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Tucson — The U.S. Army is considering a large expansion of Yuma Proving Ground firing range, according to Public Employees for Environmental Responsibility (PEER). The action would remove as many as 500,000 acres of U.S. Bureau of Land Management (BLM) land from public access.

The Army is considering whether to propose converting between 100,000 and 500,000 acres of BLM public lands in Yuma, La Paz and Maricopa Counties into an expanded firing range for the Yuma Proving Ground. According to Val Morill of the Army’s Range Sustainability program:

“We’d like to take everything from I-8 to I-10 all the way to Gila Bend and Highway 85.”

The BLM lands in the area west of Phoenix being reviewed by the Army include parts of the New Water Mountains Wilderness, Eagletail Wilderness, Signal Mountain Wilderness and Woolsey Peak Wilderness. In addition, the Army is looking at proposed takeover of buffers on the west, north and east sides of the Kofa National Wildlife Refuge in the La Posa and Palomas Plains.

“The Army says this is still only at a conceptual stage, but it is clear they are looking hard at a massive expansion of weapons testing and firing ranges,” stated PEER Southwest Director Daniel R. Patterson, an ecologist formerly with BLM. “If it proceeds, the public will be shut out of a huge area of public lands.”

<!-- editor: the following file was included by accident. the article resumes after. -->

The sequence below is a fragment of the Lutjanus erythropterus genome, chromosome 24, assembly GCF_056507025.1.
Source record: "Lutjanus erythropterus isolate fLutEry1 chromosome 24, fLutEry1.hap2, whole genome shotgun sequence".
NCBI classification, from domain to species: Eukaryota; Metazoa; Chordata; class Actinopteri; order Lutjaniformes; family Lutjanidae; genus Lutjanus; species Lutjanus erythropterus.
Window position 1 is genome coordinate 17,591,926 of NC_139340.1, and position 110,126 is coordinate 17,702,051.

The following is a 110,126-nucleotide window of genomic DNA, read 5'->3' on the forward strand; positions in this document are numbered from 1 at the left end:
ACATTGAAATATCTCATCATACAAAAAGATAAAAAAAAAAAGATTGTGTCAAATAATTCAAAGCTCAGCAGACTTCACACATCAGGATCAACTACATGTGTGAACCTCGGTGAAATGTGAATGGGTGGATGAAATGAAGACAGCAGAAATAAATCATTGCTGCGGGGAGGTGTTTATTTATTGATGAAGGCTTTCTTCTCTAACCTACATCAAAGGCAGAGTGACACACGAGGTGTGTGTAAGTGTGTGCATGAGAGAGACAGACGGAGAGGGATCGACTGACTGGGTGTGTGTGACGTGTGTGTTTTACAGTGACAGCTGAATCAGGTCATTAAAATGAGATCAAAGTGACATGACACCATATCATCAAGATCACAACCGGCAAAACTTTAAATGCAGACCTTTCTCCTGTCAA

Removal of BLM lands for military use would require an act of Congress. Sen. John McCain (R-AZ), a high-ranking member of the Senate Armed Services Committee has been supportive of expanding Yuma Proving Ground, which now covers nearly 1,400 square miles and offers opportunity for desert training and testing of medium and long range artillery, armored and wheeled vehicles and a variety of munitions. The area is also within the district of Congressman Raul Grijalva (D-AZ), who chairs the House Subcommittee on National Parks, Forests and Public Lands, which has jurisdiction over any such transfer.

Although the lands in question are under the jurisdiction of the BLM, that agency has yet to be consulted by the Army about expansion plans, according to a top BLM-Arizona official contacted by PEER.

“The Army says it needs more space to shoot bigger weapons that fire farther than ever,” Patterson added, noting the Army’s Ft. Irwin in southern California was also recently enlarged for tank training activities. “The dilemma is how much American soil will have to be sacrificed for refining weapons designed to defend it.”

Apart from the recreational and scientific values of the lands, these scenic and fragile stretches of the Sonoran Desert are studded with mountains, springs, saguaro cacti and ironwood trees that harbor rare wildlife such as the Desert Tortoise and Desert Bighorn Sheep.


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